During the testing for our survey, we noticed most visitor groups that come to the museum are families. Thus, we developed two different prototypes of a children’s guide for discussion. We learned that a children’s guide was something the museum staff has wanted to offer for a long time. Participants loved the concept because it would boost engagement and interpretation for children and families. They noted that the prototype guides needed more personality, and the text was too simple and would likely only be effective for very young children.
Conclusions and Recommendations
Based on our findings, we learned about the museum’s community, the improvements the volunteers and visitors would like to see, the best practices in museum interpretation, and the materials that could be incorporated into the Pumphouse Museum. Our survey responses and interviews suggest that although members of the community want to see improvements in the museum, they also want the museum to maintain its unique personality. Our recommendations incorporate working to improve visitor interpretation while maintaining the community spirit.
Our recommendations are:
1. Develop a master plan and learning hierarchy.
2. Incorporate archival materials in reinterpretation efforts.
3. Modify and add various interpretation devices.
Develop a Master Plan and Learning Hierarchy
From our interviews, we learned that many museums develop master plans to guide their exhibit design and interpretation. Identifying a learning hierarchy for exhibits is a central part of any master plan. We recommend the museum develop a master plan to guide the future design and installation of exhibits and interpretative approaches. The master plan should identify the hierarchy of learning outcomes for the different galleries and exhibits with input from volunteers and members of the community.

Unlike larger museums, the Pumphouse Museum is very much a community museum that has developed its own quirky charm. To maintain this charm and appeal to local residents, we recommend that future developments for the museum involve close collaboration with members of the community.
Incorporate Archival Materials
Visitors indicated that a historical timeline and narrative would aid their comprehension of the exhibits. Volunteers suggested that the interpretive materials use more graphic elements that are clearly related to the exhibits and are developed following uniform design guidelines.

We recommend that the museum further review the London Metropolitan Archives, National Archives, and Vestry House Museum Archives, to identify graphic materials (such as maps and photographs) that could be used in the reinterpretation efforts.
Modify and Add Interpretive Devices
Our following suggestions relate to updating and adding interpretive devices to the Pumphouse Museum to enhance the visitor experience and understanding. We recommend interpretive devices be incorporated or updated including the text panels, a children’s activities guide, staff-led tours, an oral history device, and interactives.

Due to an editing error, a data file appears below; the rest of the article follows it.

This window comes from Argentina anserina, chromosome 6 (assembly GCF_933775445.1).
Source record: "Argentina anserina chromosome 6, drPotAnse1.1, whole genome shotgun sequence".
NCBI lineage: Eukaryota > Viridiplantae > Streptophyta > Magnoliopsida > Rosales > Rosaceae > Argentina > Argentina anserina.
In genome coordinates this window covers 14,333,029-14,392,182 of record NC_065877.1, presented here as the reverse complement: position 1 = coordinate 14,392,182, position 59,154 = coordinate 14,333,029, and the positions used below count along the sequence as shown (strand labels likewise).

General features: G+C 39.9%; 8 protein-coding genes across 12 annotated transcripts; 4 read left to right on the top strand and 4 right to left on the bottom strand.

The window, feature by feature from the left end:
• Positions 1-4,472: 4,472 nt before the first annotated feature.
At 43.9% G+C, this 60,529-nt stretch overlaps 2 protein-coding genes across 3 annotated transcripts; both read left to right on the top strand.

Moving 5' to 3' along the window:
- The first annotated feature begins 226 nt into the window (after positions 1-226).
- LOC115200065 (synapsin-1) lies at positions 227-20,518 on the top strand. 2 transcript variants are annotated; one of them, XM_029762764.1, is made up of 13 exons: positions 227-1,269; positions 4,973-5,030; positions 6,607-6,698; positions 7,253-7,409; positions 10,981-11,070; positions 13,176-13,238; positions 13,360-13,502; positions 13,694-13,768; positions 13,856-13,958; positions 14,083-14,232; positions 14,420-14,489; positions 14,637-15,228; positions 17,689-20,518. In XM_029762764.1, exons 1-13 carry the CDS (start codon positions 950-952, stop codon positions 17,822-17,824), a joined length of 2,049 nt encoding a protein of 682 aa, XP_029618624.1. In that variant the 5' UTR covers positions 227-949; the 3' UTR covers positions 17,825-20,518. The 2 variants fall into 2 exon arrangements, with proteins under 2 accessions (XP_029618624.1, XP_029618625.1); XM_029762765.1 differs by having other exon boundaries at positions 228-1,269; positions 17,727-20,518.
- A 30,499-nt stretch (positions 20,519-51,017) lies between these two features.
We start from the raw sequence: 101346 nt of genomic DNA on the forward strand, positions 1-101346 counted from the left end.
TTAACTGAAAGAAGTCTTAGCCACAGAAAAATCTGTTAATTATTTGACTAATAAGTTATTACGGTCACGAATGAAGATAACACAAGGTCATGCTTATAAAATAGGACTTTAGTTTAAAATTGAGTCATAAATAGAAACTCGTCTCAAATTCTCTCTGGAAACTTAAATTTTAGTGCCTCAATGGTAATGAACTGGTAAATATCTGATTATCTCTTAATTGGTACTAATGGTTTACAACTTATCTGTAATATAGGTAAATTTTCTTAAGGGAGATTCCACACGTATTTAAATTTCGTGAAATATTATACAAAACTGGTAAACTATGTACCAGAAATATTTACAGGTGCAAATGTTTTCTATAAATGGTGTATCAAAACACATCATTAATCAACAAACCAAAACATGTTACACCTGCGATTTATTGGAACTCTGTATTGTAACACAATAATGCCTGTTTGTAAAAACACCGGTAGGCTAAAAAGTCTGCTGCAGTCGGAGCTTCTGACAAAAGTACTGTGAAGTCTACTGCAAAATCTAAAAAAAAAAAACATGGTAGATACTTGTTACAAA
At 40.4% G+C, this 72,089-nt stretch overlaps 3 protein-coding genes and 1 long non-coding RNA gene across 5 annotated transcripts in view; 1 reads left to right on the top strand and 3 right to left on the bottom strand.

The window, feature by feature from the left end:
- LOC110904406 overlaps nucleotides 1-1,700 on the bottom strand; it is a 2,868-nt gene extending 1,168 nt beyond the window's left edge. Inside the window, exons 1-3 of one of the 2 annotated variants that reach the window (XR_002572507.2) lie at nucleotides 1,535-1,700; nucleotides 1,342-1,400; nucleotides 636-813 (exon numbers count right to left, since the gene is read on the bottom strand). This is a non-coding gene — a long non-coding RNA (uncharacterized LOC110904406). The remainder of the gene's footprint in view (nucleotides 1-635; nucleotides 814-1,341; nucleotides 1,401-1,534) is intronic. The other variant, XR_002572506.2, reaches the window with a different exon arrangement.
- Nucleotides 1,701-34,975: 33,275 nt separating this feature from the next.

We recommend that the text panels at the museum should be updated in the areas of content presentation and accessibility. Text panels were remodeled following the advice of the British Museum and the Natural History Museum (ES4).

Our surveys and observations revealed that a majority of visitors come to the Pumphouse Museum with their families, especially families with younger children. We developed prototype children’s activity guides that volunteers and visitors expressed great interest in. We recommend that the museum incorporate the use of children’s activities guides for their visitors with the prototypes serving as starting points for development.

Having a variety of interpretive devices (e.g. staff-led interpretation, self-paced interpretive devices) allows for the accessibility of the visitors of different learning types. Volunteers highlighted that there are transcripts for a guided tour of the museum’s Fire Station, the only area that currently has a tour. We recommend that the museum should develop a formal script for the Fire Station area using these recordings as well as a script for a guided tour of the entire museum.

Many of the volunteers expressed an interest in a device that allowed visitors to hear oral histories forming a greater connection between the visitors and the history. We recommend the museum reinstate a device for visitors and incorporate new oral histories.

Lastly, during the surveys, visitors expressed interest in the addition of interactive devices throughout the museum, with a primary focus for an addition of devices in the Fire Station. Interpretive devices allow for a more hands-on learning experience which can be great for children and families alike. We recommend that the museum incorporate more interactive devices starting with the addition of materials in the Fire Station.